Vintersymposium: Call For Papers
Inlagd i november 2012
Vintersymposium – call for papers
Winter symposium, March 15-17, 2013, Turku, Finland
Bodies and Mediality
Within the theoretical discourses of the last decade “the body” is much discussed. At the same time we can see that huge parts of the twentieth century artistic production worked hard not to think the body: twelve-tone music, diverse literary practices, movements towards abstraction in the visual arts, all these were understood as cerebral activities far away from the human body, whereas other cultural expressions had the body at its forefront; the invention of modern ballet on the one side, popular music and sports on the other. In diverse forms of rereading twentieth century culture, “the body” also appears within the ways of reading gender and sexual difference, racial differences and ethnicity.
Another key feature of the twentieth century’s cultural landscape is the increased focus on mediality, both as a way of understanding the diverse media brought into existence and their cultural impact, but also as ways of understanding transmissions of cultural artifacts, from local to global, between the events and their reproduction.
Bodies and mediality intersect in the sensorial apparatus, where the skin works as an interface between the human being and her or his surroundings. In this sense, media becomes extensions of the human body (as both Sigmund Freud and Marshall McLuhan in their different ways suggested), meaning simultaneously that current developments within media studies can be used in establishing a posthuman anthropology. The new media (digital, virtual, 2nd life) reopens the question of “man,” and establishes “new” bodies.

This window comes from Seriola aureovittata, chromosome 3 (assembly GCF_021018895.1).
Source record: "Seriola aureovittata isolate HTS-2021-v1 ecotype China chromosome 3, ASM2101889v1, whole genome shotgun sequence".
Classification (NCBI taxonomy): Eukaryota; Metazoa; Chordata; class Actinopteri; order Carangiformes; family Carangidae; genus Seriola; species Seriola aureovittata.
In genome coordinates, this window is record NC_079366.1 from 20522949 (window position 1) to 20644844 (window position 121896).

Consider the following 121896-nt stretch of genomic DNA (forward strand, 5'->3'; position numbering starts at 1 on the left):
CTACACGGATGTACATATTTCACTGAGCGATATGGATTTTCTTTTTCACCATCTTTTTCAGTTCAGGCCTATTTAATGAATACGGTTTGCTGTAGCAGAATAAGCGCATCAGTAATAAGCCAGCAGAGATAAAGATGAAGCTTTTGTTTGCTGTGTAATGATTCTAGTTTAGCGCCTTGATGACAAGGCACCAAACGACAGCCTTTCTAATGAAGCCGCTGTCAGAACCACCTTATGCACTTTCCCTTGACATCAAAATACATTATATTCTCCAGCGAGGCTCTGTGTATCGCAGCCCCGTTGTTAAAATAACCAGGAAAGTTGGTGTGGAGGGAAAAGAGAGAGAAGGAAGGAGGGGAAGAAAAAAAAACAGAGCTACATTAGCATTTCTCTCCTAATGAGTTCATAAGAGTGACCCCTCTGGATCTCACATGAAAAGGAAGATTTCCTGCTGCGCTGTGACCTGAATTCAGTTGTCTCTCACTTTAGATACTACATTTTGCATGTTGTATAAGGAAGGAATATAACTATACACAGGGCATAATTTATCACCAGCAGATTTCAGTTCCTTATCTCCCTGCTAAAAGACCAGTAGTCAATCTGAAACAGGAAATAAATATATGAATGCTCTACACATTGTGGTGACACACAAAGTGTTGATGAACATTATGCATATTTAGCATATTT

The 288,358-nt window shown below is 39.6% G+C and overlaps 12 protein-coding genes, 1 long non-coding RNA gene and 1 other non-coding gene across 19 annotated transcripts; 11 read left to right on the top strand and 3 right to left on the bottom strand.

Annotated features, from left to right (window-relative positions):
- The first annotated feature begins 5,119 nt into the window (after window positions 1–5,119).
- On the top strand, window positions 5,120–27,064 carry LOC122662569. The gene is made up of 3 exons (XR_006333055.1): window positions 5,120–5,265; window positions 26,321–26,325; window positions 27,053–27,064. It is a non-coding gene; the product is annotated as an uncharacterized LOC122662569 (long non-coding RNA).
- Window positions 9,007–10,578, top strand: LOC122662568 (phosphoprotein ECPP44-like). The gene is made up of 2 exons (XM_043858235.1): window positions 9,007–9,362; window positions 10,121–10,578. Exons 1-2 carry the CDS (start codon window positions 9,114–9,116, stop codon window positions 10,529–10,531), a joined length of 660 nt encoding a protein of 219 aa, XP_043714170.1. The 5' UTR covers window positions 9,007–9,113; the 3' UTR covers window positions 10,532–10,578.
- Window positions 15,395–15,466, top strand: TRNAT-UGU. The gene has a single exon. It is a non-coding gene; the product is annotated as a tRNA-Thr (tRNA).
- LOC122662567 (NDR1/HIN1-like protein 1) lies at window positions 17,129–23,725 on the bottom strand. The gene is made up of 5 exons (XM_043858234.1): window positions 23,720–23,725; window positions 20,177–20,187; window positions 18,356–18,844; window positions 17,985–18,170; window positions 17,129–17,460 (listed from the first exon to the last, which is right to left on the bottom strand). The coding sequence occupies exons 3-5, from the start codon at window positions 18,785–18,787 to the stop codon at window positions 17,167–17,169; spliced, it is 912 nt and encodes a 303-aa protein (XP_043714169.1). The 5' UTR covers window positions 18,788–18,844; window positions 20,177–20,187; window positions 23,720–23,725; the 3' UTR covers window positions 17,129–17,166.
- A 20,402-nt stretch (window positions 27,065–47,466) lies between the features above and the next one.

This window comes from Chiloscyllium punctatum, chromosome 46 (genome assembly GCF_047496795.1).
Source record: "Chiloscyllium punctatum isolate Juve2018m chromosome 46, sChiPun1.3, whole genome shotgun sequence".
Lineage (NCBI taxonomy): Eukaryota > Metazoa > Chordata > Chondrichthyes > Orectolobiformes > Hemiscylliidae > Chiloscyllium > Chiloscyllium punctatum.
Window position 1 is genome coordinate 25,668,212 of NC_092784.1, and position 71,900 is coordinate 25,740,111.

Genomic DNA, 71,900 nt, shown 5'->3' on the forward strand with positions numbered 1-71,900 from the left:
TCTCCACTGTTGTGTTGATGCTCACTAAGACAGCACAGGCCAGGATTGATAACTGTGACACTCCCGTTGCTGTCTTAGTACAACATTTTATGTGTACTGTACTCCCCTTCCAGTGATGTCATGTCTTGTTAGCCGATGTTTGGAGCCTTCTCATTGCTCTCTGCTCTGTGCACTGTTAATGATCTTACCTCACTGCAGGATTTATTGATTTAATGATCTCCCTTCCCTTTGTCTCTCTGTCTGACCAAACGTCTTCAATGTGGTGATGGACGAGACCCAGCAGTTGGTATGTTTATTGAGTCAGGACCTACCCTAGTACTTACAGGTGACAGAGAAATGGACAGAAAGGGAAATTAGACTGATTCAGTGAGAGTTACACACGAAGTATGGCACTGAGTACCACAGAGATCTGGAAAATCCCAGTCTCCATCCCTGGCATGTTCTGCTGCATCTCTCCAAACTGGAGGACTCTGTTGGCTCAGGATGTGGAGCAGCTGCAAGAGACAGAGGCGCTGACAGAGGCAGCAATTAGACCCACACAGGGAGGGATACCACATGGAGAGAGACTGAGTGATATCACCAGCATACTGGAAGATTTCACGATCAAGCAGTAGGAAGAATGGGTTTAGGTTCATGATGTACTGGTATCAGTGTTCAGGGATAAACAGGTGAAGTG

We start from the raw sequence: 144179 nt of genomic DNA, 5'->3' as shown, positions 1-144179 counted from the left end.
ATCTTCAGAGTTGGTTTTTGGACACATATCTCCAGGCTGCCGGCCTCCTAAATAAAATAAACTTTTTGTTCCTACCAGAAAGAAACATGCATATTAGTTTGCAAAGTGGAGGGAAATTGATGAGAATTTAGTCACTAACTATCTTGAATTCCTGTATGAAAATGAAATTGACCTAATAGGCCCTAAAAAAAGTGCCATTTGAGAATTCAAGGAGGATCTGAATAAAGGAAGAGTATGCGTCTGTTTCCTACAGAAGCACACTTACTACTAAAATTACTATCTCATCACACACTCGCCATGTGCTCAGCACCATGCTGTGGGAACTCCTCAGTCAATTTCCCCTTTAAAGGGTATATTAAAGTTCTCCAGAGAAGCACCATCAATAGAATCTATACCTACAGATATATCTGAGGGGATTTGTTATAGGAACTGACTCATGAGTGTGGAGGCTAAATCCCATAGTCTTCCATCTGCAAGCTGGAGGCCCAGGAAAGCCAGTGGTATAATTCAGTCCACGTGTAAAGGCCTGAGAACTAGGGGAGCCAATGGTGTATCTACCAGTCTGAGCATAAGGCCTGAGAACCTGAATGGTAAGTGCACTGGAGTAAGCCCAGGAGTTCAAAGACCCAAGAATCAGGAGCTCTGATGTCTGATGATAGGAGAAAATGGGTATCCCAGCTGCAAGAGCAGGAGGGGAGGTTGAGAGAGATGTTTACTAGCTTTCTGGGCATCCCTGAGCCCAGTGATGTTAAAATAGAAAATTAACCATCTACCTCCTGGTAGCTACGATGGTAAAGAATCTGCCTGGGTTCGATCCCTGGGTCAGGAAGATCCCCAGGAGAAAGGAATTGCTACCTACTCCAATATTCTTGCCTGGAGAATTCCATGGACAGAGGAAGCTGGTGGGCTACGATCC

In the opening pages of William Gibson’s Neuromancer (1984) we read:
“For Case, who’d lived for the bodiless exultation of cyberspace, it was the Fall. In the bars he’d frequented as a cowboy hotshot, the elite stance involved a certain relaxed contempt for the flesh. The body was meat. Case fell into the prison of his own flesh.”
This novel is also where the term “cyberspace” was first used, and it might thus function as one possible entry point to understanding today’s media-culture.
Another possible entry point is aesthetic surgery, where constructing beautiful bodies were once the ideal, but where the ideals of beauty surly has changed over time. In today’s popular culture both the surgery of actual bodies and the mediatized “surgery” of Photoshop contributes to today’s body-ideals, while simultaneously raising the question whether there today can be such a thing as a un-mediated body.
Yet another entry point would be how cybernetics and other theoretical approaches are found within popular culture, such as The Terminator (1984). The Terminator, as a cyborg, arguably feed our cultural fantasies, also about science, and thus opens up for negotiations between popular culture and scientific research, where technology and bodies interact.
In this seminar the main focus will be on the intersections between bodies and mediality. How can today’s mediatized society teach us something about the past? Different intersections throughout the twentieth century (and, of course, before that) might demonstrate different possible futures – and pasts – but might also show how artistic expressions have participated in these different developments.
Abstracts are invited on all possible topics of bodies and mediality – primarily in the twentieth and twenty-first centuries – related to pop, modernism, and their intersections.
Send abstracts – 300 words – to the coordinators by December 1st.